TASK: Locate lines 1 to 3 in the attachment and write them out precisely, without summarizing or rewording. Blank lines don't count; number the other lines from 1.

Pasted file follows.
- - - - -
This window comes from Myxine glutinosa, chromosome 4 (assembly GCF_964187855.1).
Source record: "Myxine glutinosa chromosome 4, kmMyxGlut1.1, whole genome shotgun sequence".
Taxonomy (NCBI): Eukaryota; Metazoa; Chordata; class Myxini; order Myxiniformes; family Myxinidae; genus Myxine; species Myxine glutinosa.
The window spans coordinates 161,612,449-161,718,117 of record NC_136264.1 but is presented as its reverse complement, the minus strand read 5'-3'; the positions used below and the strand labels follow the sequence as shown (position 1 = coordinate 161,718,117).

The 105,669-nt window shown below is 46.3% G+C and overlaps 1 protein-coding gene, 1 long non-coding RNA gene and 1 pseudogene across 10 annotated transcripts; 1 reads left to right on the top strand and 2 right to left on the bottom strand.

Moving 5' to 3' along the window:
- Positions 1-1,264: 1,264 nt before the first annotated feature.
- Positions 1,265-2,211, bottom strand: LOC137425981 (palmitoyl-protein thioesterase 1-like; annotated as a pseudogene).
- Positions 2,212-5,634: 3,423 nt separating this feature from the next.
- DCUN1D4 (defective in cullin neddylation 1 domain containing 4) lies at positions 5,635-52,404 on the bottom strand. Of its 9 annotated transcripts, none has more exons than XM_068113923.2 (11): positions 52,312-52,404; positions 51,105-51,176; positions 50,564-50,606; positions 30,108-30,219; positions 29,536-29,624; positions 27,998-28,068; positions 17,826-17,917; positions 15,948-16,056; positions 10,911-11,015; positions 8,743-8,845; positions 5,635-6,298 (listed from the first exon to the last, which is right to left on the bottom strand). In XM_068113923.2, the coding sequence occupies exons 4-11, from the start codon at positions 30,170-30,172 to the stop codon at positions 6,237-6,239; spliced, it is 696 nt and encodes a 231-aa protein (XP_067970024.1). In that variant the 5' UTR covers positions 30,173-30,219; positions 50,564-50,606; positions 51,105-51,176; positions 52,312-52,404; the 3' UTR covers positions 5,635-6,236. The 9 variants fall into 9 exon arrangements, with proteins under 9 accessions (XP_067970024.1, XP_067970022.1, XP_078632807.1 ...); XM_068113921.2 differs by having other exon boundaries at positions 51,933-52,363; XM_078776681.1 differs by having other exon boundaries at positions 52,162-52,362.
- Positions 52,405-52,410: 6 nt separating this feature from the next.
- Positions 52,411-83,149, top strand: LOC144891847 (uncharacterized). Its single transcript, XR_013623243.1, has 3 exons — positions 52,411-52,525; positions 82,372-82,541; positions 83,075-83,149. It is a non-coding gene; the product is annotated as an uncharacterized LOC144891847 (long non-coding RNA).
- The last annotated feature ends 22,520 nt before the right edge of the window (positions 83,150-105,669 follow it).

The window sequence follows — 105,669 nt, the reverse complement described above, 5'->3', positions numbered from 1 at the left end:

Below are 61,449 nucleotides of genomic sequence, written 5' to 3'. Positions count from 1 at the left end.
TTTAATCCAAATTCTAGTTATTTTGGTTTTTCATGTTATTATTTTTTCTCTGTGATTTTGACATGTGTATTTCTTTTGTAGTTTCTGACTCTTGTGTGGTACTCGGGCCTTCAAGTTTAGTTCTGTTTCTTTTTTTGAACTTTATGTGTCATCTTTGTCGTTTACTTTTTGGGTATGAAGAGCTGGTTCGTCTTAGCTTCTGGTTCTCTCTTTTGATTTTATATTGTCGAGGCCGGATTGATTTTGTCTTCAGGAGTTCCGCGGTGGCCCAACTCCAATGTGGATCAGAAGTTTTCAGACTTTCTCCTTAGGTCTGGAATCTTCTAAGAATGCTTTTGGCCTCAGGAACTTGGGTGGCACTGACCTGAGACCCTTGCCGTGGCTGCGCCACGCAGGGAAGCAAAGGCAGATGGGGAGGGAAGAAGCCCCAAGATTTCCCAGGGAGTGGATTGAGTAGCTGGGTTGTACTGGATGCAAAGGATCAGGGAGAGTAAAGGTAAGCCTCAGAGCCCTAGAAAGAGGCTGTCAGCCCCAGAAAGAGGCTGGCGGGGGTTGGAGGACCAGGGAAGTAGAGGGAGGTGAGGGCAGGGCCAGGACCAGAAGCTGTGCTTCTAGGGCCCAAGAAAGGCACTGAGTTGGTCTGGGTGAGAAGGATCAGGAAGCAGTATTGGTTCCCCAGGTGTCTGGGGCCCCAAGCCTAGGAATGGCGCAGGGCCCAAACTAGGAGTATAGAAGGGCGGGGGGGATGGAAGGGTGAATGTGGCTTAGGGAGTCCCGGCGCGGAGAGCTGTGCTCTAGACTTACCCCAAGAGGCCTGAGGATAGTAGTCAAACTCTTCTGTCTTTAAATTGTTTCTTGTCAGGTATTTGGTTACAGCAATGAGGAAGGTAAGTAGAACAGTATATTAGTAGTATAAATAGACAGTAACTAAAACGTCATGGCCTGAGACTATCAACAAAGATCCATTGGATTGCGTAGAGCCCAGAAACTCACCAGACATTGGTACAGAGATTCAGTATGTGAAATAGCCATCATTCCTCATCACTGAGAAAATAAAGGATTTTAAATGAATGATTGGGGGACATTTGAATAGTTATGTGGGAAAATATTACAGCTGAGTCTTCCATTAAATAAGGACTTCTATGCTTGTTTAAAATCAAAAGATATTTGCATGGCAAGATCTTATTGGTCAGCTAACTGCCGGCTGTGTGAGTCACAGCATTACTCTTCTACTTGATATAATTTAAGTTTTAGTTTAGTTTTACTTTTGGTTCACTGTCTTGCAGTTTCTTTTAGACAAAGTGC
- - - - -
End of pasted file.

This window comes from Myxine glutinosa, chromosome 4 (assembly GCF_964187855.1).
Source record: "Myxine glutinosa chromosome 4, kmMyxGlut1.1, whole genome shotgun sequence".
Taxonomy (NCBI): Eukaryota; Metazoa; Chordata; class Myxini; order Myxiniformes; family Myxinidae; genus Myxine; species Myxine glutinosa.